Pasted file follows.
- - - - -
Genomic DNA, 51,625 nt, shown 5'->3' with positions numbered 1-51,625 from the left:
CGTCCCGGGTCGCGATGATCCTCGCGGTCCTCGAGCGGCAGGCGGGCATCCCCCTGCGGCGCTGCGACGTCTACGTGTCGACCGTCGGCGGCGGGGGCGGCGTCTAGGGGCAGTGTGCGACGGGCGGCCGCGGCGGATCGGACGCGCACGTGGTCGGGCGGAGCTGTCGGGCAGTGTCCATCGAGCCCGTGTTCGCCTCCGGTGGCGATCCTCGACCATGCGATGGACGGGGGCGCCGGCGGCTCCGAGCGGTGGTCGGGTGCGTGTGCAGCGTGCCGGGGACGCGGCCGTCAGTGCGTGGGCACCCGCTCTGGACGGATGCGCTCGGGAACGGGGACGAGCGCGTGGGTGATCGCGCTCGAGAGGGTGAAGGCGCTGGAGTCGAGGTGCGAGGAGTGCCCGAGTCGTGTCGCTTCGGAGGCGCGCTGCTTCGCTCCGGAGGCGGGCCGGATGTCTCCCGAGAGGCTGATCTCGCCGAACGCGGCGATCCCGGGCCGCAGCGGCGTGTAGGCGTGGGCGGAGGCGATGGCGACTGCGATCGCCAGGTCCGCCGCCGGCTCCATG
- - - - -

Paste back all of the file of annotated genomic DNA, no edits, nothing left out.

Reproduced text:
Genomic DNA, 51,625 nt, shown 5'->3' with positions numbered 1-51,625 from the left:
CGTCCCGGGTCGCGATGATCCTCGCGGTCCTCGAGCGGCAGGCGGGCATCCCCCTGCGGCGCTGCGACGTCTACGTGTCGACCGTCGGCGGCGGGGGCGGCGTCTAGGGGCAGTGTGCGACGGGCGGCCGCGGCGGATCGGACGCGCACGTGGTCGGGCGGAGCTGTCGGGCAGTGTCCATCGAGCCCGTGTTCGCCTCCGGTGGCGATCCTCGACCATGCGATGGACGGGGGCGCCGGCGGCTCCGAGCGGTGGTCGGGTGCGTGTGCAGCGTGCCGGGGACGCGGCCGTCAGTGCGTGGGCACCCGCTCTGGACGGATGCGCTCGGGAACGGGGACGAGCGCGTGGGTGATCGCGCTCGAGAGGGTGAAGGCGCTGGAGTCGAGGTGCGAGGAGTGCCCGAGTCGTGTCGCTTCGGAGGCGCGCTGCTTCGCTCCGGAGGCGGGCCGGATGTCTCCCGAGAGGCTGATCTCGCCGAACGCGGCGATCCCGGGCCGCAGCGGCGTGTAGGCGTGGGCGGAGGCGATGGCGACTGCGATCGCCAGGTCCGCCGCCGGCTCCATG